Behind the wheel: Fiat Doblo Cargo review

We find out whether the evergreen Fiat Doblo Cargo can still cut it in the competitive small van market


The Fiat Doblo is a familiar sight on our roads. You can't miss its distinctive looks, which aren't to everyone's taste, though our postman swears by his.

Buyers have been able to see beyond its appearance and have come to appreciate it for what it is – a small van offering value for money, versatility, practicality and economy.

'Light Van of the Year' at the prestigious What Van? Awards for three consecutive years from 2016-18, it competes with the likes of the Citroen Berlingo, Renault Cargo and Ford Transit Connect.

The Doblo panel van first appeared in its current form back in 2015 and there are four versions – the Cargo Van (standard length), Maxi Cargo (longer), Cargo High Roof and Cargo XL, which combines extra length with a high roof. There's also the Work Up, which is a compact dropside pick-up, and the Combi people carrier.


Keenly priced from £14,090 (excluding VAT) and blessed with a good range of petrol and diesel engines, it's a great all-round package.

I tried the Maxi Cargo Sportivo, which is the best equipped Doblo on the market, boasting alloy wheels, metallic paint, Sportivo side-stripes, plus painted bumpers and door mirrors.

Priced at £20,640, there's also a touchscreen with sat-nav, air conditioning, reverse parking sensors, cruise control, height adjustable driver's seat and steering wheel, plus remote central locking with deadlocks.

Powered by a punchy 1.6-litre diesel developing 120hp, it's capable of 106mph top speed and up to 54.3mpg, while CO2 emissions are 135g/km. So not only can it keep up with the opposition on the road, but it provides excellent pulling power, even with a heavy load in the back.

Other engines are available, including a 95hp 1.4-litre petrol, a 95hp 1.25-litre diesel and a 105hp version of the 1.6 diesel (above).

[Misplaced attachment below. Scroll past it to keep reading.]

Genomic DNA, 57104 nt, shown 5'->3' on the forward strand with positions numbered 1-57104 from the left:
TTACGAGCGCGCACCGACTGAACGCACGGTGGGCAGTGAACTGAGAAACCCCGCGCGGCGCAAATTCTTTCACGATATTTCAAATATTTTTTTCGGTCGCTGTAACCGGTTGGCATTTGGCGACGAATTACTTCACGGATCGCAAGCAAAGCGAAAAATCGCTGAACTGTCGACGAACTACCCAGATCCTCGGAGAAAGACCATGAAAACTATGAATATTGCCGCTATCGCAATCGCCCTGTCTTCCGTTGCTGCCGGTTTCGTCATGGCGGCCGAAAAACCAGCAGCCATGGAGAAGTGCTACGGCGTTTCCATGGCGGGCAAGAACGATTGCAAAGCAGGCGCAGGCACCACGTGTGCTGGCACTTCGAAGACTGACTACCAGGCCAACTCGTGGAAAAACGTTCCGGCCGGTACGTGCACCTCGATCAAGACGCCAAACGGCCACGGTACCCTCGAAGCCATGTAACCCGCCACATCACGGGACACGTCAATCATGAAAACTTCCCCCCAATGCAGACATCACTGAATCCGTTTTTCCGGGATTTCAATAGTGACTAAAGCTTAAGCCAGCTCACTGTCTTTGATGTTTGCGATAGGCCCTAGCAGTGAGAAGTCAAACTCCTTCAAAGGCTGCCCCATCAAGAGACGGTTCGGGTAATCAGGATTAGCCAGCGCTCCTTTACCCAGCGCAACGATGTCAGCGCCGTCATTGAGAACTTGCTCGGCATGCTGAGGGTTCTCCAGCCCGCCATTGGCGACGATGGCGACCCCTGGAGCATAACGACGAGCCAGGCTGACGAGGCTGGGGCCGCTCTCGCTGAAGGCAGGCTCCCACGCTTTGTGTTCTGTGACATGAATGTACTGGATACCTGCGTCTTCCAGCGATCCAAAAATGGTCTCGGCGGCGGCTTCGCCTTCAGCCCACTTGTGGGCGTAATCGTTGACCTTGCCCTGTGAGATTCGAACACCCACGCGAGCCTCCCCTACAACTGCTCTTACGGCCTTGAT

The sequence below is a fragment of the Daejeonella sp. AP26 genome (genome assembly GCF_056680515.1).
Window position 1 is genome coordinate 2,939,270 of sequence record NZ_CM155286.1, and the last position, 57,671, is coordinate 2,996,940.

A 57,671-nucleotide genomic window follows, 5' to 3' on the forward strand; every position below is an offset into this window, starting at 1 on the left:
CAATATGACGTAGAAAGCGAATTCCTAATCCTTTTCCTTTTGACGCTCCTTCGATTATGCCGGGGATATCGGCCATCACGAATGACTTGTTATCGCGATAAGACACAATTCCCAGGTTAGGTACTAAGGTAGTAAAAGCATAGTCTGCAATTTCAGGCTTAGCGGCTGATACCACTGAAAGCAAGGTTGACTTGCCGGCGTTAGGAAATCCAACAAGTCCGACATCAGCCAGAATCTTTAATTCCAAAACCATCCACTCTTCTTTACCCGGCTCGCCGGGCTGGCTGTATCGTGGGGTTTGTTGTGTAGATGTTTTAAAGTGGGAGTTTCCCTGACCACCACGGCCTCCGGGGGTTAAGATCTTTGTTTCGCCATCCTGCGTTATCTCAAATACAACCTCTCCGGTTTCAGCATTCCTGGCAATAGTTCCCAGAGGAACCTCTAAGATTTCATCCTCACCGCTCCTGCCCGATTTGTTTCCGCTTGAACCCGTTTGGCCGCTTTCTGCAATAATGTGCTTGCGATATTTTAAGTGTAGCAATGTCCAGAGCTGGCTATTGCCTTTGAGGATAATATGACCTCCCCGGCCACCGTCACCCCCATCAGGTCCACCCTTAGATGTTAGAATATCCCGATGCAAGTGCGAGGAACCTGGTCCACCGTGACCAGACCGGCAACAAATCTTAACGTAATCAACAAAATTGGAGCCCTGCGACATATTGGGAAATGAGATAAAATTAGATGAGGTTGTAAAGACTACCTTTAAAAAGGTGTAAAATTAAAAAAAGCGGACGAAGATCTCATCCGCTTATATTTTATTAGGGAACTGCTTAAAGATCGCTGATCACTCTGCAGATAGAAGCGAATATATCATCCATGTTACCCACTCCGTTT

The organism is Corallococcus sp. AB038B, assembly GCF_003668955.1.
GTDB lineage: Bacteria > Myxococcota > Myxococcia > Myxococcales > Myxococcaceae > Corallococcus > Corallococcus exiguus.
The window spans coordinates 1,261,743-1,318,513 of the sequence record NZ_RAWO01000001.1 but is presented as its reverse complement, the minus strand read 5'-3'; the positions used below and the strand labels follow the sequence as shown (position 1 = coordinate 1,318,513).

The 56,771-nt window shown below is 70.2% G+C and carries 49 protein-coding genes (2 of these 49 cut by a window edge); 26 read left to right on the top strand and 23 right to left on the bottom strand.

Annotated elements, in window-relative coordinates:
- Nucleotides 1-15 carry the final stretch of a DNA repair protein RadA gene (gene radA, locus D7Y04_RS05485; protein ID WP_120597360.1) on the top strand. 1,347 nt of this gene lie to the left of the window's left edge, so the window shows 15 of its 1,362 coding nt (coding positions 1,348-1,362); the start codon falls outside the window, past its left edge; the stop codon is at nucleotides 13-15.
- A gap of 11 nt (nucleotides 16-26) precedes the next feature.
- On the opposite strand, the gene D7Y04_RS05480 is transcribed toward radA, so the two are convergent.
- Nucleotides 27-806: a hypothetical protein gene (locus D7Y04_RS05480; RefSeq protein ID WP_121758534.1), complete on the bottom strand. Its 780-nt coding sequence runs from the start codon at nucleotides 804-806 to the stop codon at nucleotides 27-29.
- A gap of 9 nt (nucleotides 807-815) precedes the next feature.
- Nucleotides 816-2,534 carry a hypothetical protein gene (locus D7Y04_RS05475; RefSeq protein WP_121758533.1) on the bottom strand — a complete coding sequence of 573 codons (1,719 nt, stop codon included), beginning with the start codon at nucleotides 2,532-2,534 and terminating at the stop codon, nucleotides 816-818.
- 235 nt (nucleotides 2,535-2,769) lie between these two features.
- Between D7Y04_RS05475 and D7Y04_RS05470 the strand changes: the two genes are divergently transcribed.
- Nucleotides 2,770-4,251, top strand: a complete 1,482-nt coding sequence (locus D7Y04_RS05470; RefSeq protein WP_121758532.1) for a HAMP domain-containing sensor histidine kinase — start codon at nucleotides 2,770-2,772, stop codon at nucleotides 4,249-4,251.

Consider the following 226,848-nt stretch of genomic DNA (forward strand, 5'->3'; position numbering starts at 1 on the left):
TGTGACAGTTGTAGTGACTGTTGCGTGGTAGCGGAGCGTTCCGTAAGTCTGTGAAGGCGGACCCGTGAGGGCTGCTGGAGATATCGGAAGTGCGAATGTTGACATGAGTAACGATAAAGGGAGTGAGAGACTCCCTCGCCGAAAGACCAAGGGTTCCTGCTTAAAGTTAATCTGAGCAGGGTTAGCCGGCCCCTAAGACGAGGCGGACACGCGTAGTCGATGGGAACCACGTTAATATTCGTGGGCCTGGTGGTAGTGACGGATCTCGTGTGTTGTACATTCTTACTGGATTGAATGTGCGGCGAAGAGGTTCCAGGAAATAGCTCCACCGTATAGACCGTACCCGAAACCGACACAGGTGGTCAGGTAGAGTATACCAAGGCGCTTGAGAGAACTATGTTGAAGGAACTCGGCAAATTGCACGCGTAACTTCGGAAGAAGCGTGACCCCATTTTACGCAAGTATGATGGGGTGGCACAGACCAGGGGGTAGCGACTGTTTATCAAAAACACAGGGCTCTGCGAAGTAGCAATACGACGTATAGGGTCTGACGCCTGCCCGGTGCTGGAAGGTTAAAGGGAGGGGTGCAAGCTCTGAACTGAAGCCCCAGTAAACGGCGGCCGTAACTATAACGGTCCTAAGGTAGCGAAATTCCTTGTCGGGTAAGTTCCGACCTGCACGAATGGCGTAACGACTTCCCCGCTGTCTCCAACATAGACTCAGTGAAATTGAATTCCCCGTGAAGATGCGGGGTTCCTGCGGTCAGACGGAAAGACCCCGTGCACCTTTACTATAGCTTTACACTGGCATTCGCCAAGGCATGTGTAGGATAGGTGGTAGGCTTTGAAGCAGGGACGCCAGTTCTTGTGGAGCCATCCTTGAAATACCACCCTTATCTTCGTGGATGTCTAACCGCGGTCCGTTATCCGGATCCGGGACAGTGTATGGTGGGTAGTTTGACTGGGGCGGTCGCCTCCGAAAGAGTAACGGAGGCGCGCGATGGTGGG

The cabin is well insulated and the diesel settles down nicely, so the driving experience is more refined than you might think. The Doblo's handling is also surprisingly dynamic for a van and it boasts a tight turning circle.


Inside it's comfortable and spacious with plenty of storage areas (including a ceiling mounted shelf), while visibility is good. However, don't go looking for soft-touch surfaces and splashes of luxury – it's built more for durability and practicality.

The only disappointment was the small 5.0-inch infotainment screen, though at least it came with built-in sat-nav.

The Doblo's strongest point is its ability to carry loads of all shapes and sizes up to 1,005kg. Short wheelbase versions are capable of transporting up to 3,400 litres, while long wheelbase, high-roof vans can transport as much as 5,400 litres. There are also large twin sliding side doors giving easy access to the rear.

Accessories available include side ladder holders on the roof bars (ideal for window cleaners), plus a loading roller which makes it easier to attach bulky items.

Verdict: The Fiat Doblo Cargo has aged well and can still mix it with the best of them – good to drive, versatile, competitively priced and durable, it's a small van definitely worth considering.

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